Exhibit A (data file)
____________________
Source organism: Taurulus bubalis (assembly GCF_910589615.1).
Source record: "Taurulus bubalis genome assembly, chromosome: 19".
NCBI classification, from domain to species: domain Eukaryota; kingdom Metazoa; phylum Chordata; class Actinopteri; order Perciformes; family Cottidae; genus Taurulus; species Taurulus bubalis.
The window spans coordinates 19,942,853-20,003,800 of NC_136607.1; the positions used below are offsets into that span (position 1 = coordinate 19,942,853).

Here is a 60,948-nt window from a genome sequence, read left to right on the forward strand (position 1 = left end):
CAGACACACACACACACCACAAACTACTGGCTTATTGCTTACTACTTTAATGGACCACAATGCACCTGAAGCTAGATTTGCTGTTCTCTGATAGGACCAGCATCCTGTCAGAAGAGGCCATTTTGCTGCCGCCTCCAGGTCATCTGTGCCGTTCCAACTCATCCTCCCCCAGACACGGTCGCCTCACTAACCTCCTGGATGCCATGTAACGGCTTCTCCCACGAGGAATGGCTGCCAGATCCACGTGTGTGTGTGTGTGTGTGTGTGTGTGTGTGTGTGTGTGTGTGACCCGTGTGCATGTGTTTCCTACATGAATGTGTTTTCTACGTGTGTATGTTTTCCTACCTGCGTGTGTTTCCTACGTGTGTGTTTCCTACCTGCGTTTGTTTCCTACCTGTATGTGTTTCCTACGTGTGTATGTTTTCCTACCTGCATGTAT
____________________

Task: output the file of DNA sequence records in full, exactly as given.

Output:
Source organism: Taurulus bubalis (assembly GCF_910589615.1).
Source record: "Taurulus bubalis genome assembly, chromosome: 19".
NCBI classification, from domain to species: domain Eukaryota; kingdom Metazoa; phylum Chordata; class Actinopteri; order Perciformes; family Cottidae; genus Taurulus; species Taurulus bubalis.
The window spans coordinates 19,942,853-20,003,800 of NC_136607.1; the positions used below are offsets into that span (position 1 = coordinate 19,942,853).

Here is a 60,948-nt window from a genome sequence, read left to right on the forward strand (position 1 = left end):
CAGACACACACACACACCACAAACTACTGGCTTATTGCTTACTACTTTAATGGACCACAATGCACCTGAAGCTAGATTTGCTGTTCTCTGATAGGACCAGCATCCTGTCAGAAGAGGCCATTTTGCTGCCGCCTCCAGGTCATCTGTGCCGTTCCAACTCATCCTCCCCCAGACACGGTCGCCTCACTAACCTCCTGGATGCCATGTAACGGCTTCTCCCACGAGGAATGGCTGCCAGATCCACGTGTGTGTGTGTGTGTGTGTGTGTGTGTGTGTGTGTGTGTGTGACCCGTGTGCATGTGTTTCCTACATGAATGTGTTTTCTACGTGTGTATGTTTTCCTACCTGCGTGTGTTTCCTACGTGTGTGTTTCCTACCTGCGTTTGTTTCCTACCTGTATGTGTTTCCTACGTGTGTATGTTTTCCTACCTGCATGTAT